"My escape map was not much good for this district and I still did not know exactly where I was. For the first time I saw the sea early this morning and realized I must be west of the Zuiderzee. I hid again all that day, then walked on after dark. Two men on bicycles came by me and saw me. I ducked in the bushes and they went away after a few minutes. I started on again towards Hoorn (1), hoping to get from there to Amsterdam where I could get help. There were a lot of foxholes along the road and a lot of traffic". The foxholes were man-holes, dug every 30 meter on each side of the road for a person to take cover in case of an Allied strafing of the (German) transport on the road. The Germans had ordered these foxholes by forced labor. "I walked until 04:00 hrs in the morning, then hid in a haystack, where I slept the all next day.
"In the evening a man found me. He was working in the field and started to pitch the hay where I was lying. I made him understand I was an American, but he was afraid to help me. He pointed out on the map where I was, then went away. I decided I had better move on. I sneaked down the road for a mile or so, crossed it, and hid in another haystack, where I slept again until the next day".
July 13. Farm Commandeur Family, Venhuizen. De Hout.
"About 08:30 hrs children who were playing there found me". The children: "we found a man in grey uniform who was pretending to be asleep. He walked away saying he had to work". AB: "One of the children ran off yelling and brought back an older man". This was farmer and father Thames Commandeur. Arthur Brown went to hide in the field, but the man spotted him. AB: "I motioned to his house and walked over to it. He let me go in but looked scared". Thames Commandeur had already to two persons hiding underground in his farm. He had a number of small children and his wife died two years before. Next to that his farm was regular used by the resistance to hide weapon-containers that were dropped by air by the British SOE squadrons.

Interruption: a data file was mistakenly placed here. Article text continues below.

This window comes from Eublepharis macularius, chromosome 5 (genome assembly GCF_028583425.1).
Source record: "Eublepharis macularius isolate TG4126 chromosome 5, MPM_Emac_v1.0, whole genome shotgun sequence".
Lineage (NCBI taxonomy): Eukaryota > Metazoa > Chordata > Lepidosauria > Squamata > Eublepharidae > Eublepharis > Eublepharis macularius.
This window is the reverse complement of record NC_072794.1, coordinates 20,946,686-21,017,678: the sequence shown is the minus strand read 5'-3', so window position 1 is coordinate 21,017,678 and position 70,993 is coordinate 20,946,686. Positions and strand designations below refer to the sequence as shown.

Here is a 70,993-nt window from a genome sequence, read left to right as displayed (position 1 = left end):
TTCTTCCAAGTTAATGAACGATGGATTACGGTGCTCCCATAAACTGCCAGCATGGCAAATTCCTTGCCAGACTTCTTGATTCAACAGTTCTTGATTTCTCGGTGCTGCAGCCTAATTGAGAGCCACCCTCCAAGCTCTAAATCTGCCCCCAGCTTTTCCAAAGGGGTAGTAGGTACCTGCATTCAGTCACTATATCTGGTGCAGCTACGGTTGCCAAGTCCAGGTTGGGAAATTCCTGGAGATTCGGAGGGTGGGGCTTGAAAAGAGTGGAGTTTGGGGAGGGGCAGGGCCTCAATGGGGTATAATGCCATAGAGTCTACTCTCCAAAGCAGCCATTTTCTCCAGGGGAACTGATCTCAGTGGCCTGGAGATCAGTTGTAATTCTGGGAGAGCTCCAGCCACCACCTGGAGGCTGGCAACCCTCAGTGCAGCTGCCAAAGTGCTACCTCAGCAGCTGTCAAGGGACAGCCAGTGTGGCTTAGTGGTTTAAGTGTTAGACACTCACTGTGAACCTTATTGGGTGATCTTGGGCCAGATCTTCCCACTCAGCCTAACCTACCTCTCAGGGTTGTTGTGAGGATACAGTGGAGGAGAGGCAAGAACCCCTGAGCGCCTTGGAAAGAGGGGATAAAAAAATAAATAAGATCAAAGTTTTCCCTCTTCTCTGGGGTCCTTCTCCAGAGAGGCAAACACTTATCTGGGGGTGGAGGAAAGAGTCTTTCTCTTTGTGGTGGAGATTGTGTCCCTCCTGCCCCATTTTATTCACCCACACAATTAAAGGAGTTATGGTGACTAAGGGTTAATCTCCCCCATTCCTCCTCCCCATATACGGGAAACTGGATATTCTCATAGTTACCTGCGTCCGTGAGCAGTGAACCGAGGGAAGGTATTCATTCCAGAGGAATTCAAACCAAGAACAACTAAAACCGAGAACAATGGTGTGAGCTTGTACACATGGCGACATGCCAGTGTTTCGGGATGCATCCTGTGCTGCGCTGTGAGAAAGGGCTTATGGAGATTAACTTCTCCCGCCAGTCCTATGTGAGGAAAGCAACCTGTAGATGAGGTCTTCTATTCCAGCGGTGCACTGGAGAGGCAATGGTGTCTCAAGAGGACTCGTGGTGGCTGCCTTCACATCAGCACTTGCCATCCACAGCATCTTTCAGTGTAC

One of the persons hiding in the Commandeur farm, was Jewish girl Steffi Tikotin. She was just as old as the farmer's childeren and had become one of the family. Steffi had fled to Holland from Dresden (Germany) with her father and mother after the Kristalnacht 9 November 1938. In 1942 they were in Nazi-occupied Amsterdam (on the premises of the Fokker aircraft factory in Amsterdam-north). It became clear deportation to 'work camps' was eminent. Steffi's father asked her to take off her yellow Jew star and travel by tram (forbidden for Jews) to resistance people who could help her further. This was the last time see saw her parents. First Steffi stayed a year in the attic of a house in Berkhout near Hoorn, but a razzia was planned and a policeman tipped them to leave. Her next stay was on the Commandeur farm. Post war Steffi married, name Steffi Robertson-Tikotin.